Book Review: Chicks Dig Gaming


I’m a huge fan of the sharing of memories with fellow enthusiasts of geeky stuff. If you’ve got recollections of getting lost in a maze of twisty passages, all alike, I dig that. Or if you never got all the sand out of Kenner Luke’s hollow arm after recreating his Tatooine adventures; or if you can vividly remember the real-world setting in which you finally reached the words, “Well, I’m back,” he said. for the first time, then you’ve got a story I want to hear.

The stories people tell about the things that matter to them and that have shaped them, are some of my favorite things to read, so it’s really not a surprise that I’m giving Mad Norwegian Press’s Chicks Dig Gaming: A Celebration of All Things Gaming by the Women Who Love It a big thumbs-up.

Chicks Dig Gaming
is the latest addition to Mad Norwegian’s Geek Girl Chronicles, which includes the Hugo Award-winning Chicks Dig Time Lords, as well as books about comics and the works of Joss Whedon. The new book’s thirty-five female contributors bring a ton of talent and a wide range of experiences to the table, and their works are likely to appeal to gamers of all stripes. (You can find a full list of the book’s authors and their chapters here.) Among their inspirations you’ll find a century-old board game about Nellie Bly, LucasArts’ Monkey Island series, chess, Carmen Sandiego, the Pathfinder Adventure Card Game, and LARPing. The book also includes interviews with Paizo Publishing founder and CEO Lisa Stevens, and author/game creator Maragret Weis.

Approaches to the essays run the gamut from straight-up nostalgia to academic criticism to debate to personal gender identity, introspection and insight.

GeekMoms and GeekDads, for example, may take particular interest in Filamena Young’s chapter about bringing up her daughters in a gaming landscape. Linnea Dodson’s “Game Change” explores her discovery of indie and artisan games, and Fiona Moore’s “A Chick Who Doesn’t Dig Games Plays Portal” – well, it’s just what it says.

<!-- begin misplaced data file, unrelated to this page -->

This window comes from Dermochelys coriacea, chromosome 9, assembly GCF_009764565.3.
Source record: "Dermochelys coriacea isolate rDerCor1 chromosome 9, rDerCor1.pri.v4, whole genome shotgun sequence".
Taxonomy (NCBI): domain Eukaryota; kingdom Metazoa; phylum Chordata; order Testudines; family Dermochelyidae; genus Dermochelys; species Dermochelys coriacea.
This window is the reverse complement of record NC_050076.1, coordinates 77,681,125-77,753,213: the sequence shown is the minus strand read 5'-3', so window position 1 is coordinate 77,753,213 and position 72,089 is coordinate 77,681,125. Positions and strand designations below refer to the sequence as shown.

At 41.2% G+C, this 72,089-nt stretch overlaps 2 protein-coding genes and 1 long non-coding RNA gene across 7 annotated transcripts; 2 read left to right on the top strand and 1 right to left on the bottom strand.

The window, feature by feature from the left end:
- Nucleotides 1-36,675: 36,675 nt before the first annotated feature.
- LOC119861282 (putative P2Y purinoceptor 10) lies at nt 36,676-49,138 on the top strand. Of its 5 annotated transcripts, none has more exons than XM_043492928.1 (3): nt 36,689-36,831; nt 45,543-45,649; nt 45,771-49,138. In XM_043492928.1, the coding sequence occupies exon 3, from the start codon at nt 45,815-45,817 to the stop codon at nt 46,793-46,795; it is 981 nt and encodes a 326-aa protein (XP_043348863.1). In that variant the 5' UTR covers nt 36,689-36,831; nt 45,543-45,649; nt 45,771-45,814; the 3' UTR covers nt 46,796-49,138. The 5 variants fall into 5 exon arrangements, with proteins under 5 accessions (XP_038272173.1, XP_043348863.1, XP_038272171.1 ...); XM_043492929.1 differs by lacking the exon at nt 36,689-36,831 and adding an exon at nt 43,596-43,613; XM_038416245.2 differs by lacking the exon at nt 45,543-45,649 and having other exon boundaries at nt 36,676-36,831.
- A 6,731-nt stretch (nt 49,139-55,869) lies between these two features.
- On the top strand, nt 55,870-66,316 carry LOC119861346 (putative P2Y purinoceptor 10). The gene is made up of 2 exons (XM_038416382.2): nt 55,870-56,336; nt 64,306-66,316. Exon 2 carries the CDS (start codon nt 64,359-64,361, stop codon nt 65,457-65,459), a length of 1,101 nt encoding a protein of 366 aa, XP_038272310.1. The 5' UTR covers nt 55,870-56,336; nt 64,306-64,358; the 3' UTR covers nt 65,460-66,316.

And you’ll find really good storytelling throughout.

Seanan McGuire’s contribution, “How I Learned to Stop Worrying and Love the Numbers: A Girl, a Rulebook, and Arithmetic,” includes her recollection of a Wild Cards roleplaying session that’s likely to give goosebumps to any RPGer who’s ever let go of a character in the hardest, best way.

I’ll never forget those games, the sound of ludicrous numbers of dice hitting the plastic gaming mats… and the joy of a teenage girl being reminded of her true and undying love for numbers. It wasn’t an academic setting. It was the right setting, and I am forever grateful to everyone who played with me, GMed for me and put up with me during those occasionally hyperactive high-school sessions.

I was also riveted by Jen J. Dixon’s “Blood on the Hull: Gender, Dominion and the Business of Betrayal in Eve,” which surprised the heck out of me because I don’t know a thing about Eve Online.

In many instances – as tends to be the case with memories that matter – these stories about gaming are really about much more.

Here’s the opening to Mary Anne Mohanraj’s chapter, titled “Refuge:”

I am 12 years old in 1983, playing Wizardry obsessively on my first computer, a Mac IIe, I think. In my faded memory, there are minimal graphics; I think the game was in color, but I can’t swear to it. I am alone in my room for hours, taking comfort in this game. Frustrated with my immigrant parents, whose priorites are so different from my own. I have read countless books, but sometimes those stories only arouse longings they cannot satisfy. Wizardry offers a dungeon to explore, gold and weapons to accumulate, monsters to slay. A sequence of small, measurable tasks that can be accomplished and celebrated. A refuge.

Chicks Dig Gaming is fun, thought-provoking, moving, and entertaining, and highly recommended.

Disclosure: GeekDad received a copy of this book for review.

Writer John Booth lives in northeast Ohio with his wife and daughter. He is the author of the book "Collect All 21! Memoirs of a Star Wars Geek – The First 30 Years."